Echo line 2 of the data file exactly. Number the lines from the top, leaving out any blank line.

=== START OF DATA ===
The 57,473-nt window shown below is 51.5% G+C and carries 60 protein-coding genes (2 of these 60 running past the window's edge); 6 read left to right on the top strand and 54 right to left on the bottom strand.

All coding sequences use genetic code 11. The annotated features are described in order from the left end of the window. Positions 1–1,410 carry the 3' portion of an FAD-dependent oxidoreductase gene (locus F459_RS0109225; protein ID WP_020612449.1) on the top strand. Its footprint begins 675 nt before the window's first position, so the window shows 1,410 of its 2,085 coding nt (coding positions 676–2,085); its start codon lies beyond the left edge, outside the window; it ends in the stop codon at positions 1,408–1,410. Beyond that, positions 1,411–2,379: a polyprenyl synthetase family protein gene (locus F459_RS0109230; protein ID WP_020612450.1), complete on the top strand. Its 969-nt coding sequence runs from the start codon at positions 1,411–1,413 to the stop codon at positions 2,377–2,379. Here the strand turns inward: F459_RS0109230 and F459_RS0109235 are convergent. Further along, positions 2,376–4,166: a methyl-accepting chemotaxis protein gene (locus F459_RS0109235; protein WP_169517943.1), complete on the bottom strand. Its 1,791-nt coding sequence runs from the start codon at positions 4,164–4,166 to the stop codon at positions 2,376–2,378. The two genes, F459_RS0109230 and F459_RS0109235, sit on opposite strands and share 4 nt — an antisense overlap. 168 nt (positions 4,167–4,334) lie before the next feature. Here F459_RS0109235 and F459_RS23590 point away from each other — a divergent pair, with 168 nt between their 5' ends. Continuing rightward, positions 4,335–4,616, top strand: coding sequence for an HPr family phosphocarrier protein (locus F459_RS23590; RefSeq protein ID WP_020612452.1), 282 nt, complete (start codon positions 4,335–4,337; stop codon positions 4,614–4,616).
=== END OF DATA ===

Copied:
All coding sequences use genetic code 11. The annotated features are described in order from the left end of the window. Positions 1–1,410 carry the 3' portion of an FAD-dependent oxidoreductase gene (locus F459_RS0109225; protein ID WP_020612449.1) on the top strand. Its footprint begins 675 nt before the window's first position, so the window shows 1,410 of its 2,085 coding nt (coding positions 676–2,085); its start codon lies beyond the left edge, outside the window; it ends in the stop codon at positions 1,408–1,410. Beyond that, positions 1,411–2,379: a polyprenyl synthetase family protein gene (locus F459_RS0109230; protein ID WP_020612450.1), complete on the top strand. Its 969-nt coding sequence runs from the start codon at positions 1,411–1,413 to the stop codon at positions 2,377–2,379. Here the strand turns inward: F459_RS0109230 and F459_RS0109235 are convergent. Further along, positions 2,376–4,166: a methyl-accepting chemotaxis protein gene (locus F459_RS0109235; protein WP_169517943.1), complete on the bottom strand. Its 1,791-nt coding sequence runs from the start codon at positions 4,164–4,166 to the stop codon at positions 2,376–2,378. The two genes, F459_RS0109230 and F459_RS0109235, sit on opposite strands and share 4 nt — an antisense overlap. 168 nt (positions 4,167–4,334) lie before the next feature. Here F459_RS0109235 and F459_RS23590 point away from each other — a divergent pair, with 168 nt between their 5' ends. Continuing rightward, positions 4,335–4,616, top strand: coding sequence for an HPr family phosphocarrier protein (locus F459_RS23590; RefSeq protein ID WP_020612452.1), 282 nt, complete (start codon positions 4,335–4,337; stop codon positions 4,614–4,616).